London: Twenty years after Arundhati Roy won the Man Booker prize for her debut novel “The God of Small Things”, the Indian author has been longlisted for the 50,000 pound award for her second title, “The Ministry of Utmost Happiness”, the media reported on Thursday.
On a longlist thronged with literary titans, whose combined trophy cabinet would include the Pulitzer, the Costa, the Baileys, the Folio, the Impac and the Goldsmiths prizes, Roy, the only author to have won the Booker before, is listed for her novel about an Indian transgender woman, which judges called a “rich and vital book”, reports the Guardian.
The Man Booker judging panel, picking from more than 150 titles, also went for four writers who have been shortlisted for the UK’s most prestigious literary prize before but not won it.
Ali Smith was chosen for the “humane, zany, delightful, optimistic” post-EU referendum novel “Autumn”; Zadie Smith was picked for her story of the friendship and rivalry between two London girls who meet at a dance class, “Swing Time”; Sebastian Barry is in the running with “Days Without End”, about an Irish man who migrates to the US in the lead-up to the civil war; and Mohsin Hamid for “Exit West”, a love story set in a world where refugees use wormholes to travel from city to city.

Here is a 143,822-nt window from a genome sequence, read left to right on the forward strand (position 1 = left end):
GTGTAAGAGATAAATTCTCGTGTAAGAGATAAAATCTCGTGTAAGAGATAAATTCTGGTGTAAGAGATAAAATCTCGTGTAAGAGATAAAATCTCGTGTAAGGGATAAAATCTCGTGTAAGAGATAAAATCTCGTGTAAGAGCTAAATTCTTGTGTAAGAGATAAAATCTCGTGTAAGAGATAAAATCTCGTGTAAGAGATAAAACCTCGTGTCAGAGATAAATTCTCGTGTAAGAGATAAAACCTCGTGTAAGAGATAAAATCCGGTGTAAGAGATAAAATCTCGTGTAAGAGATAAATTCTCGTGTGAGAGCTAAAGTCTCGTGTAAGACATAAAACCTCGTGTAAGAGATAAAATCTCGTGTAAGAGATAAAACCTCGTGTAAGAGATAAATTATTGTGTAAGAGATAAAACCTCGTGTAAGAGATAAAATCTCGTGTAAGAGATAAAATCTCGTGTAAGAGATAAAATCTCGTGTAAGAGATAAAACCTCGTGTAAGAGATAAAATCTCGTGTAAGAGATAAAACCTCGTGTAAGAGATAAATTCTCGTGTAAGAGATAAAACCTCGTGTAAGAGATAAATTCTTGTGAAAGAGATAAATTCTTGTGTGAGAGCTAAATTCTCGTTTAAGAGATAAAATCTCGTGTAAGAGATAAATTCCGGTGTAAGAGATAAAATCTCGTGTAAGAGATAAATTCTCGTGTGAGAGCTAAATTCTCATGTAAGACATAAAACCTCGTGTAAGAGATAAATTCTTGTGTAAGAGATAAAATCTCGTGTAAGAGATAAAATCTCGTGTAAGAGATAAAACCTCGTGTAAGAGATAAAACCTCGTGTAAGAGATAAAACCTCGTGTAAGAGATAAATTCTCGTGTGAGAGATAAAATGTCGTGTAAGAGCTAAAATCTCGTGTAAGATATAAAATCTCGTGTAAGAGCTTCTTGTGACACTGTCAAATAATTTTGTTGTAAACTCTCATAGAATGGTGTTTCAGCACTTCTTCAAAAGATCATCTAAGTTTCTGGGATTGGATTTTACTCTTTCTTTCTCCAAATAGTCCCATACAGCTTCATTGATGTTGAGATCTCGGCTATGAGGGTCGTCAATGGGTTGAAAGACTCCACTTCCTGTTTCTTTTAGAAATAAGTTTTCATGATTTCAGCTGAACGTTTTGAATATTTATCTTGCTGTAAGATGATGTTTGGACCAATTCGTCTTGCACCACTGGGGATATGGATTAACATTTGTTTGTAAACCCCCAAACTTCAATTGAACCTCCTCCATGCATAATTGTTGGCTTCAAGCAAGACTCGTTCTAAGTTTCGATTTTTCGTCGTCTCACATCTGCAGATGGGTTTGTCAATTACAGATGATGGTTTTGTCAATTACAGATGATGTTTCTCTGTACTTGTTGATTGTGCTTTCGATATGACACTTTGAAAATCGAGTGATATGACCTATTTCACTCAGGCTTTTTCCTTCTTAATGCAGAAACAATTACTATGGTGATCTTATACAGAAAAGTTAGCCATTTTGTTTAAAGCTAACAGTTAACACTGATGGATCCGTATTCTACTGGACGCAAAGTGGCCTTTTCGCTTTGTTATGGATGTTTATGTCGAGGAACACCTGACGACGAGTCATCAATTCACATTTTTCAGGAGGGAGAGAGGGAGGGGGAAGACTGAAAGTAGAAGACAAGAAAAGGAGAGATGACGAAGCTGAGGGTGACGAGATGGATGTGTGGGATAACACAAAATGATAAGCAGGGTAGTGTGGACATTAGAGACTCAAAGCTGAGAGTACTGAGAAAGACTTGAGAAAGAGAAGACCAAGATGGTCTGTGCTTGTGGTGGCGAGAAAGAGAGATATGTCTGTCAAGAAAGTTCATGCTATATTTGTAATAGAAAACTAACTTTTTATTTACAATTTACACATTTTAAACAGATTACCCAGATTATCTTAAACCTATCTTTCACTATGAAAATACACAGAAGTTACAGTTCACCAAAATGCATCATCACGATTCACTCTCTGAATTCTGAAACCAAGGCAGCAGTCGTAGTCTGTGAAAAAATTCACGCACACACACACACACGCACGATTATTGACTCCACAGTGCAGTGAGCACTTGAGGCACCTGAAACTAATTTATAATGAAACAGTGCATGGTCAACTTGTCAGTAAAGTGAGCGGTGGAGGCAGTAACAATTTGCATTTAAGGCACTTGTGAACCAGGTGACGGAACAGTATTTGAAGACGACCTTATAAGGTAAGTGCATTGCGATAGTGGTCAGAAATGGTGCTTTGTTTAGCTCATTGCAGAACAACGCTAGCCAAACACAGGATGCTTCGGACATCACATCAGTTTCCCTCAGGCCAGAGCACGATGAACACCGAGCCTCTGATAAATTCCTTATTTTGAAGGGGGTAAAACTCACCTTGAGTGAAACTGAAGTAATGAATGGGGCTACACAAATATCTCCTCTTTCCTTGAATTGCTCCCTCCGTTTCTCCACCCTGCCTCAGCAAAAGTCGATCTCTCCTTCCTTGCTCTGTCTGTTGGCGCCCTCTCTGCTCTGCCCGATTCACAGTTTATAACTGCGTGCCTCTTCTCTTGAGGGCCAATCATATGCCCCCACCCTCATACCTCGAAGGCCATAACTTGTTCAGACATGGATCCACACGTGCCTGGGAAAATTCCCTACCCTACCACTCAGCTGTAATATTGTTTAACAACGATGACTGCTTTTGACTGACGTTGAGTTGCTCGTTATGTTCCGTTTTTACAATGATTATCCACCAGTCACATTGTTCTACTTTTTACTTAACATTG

The Booker was opened up to US authors in 2014 and this three of the biggest names in the country are competing for the prize.
Paul Auster with “4321”, which explores one man’s four simultaneous lives and was deemed “magisterial” by the judges; George Saunders, a short-story writer whose first novel “Lincoln in the Bardo” follows Abraham Lincoln’s visits to the graveyard where his 11-year-old son has been laid to rest in a crypt; and Colson Whitehead for his fantastical novel “The Underground Railroad”, about a female slave escaping from a Georgia cotton plantation, which has already won the Pulitzer and the National Book Award.
With a split of four UK, four US, two Irish, two UK-Pakistani and one Indian writer; seven men to six women; three debuts; and three novels from independent presses, chair of judges Lola Young insisted that only when the judges surveyed the 13 remaining contenders, they realised the diversity of their list.
“The longlist showcases a diverse spectrum – not only of voices and literary styles but of protagonists too, in their culture, age and gender,” the Guardian quoted Young as saying.
Young and her fellow judges will now re-read the longlist of 13 titles to come up with a shortlist of six, which will be announced on September 13.
The winner will be unveiled on October 17.
Last year’s winner, “The Sellout” by American author Paul Beatty, has now sold more than 360,000 physical copies, with sales in the week after the prize announcement jumping by 658%.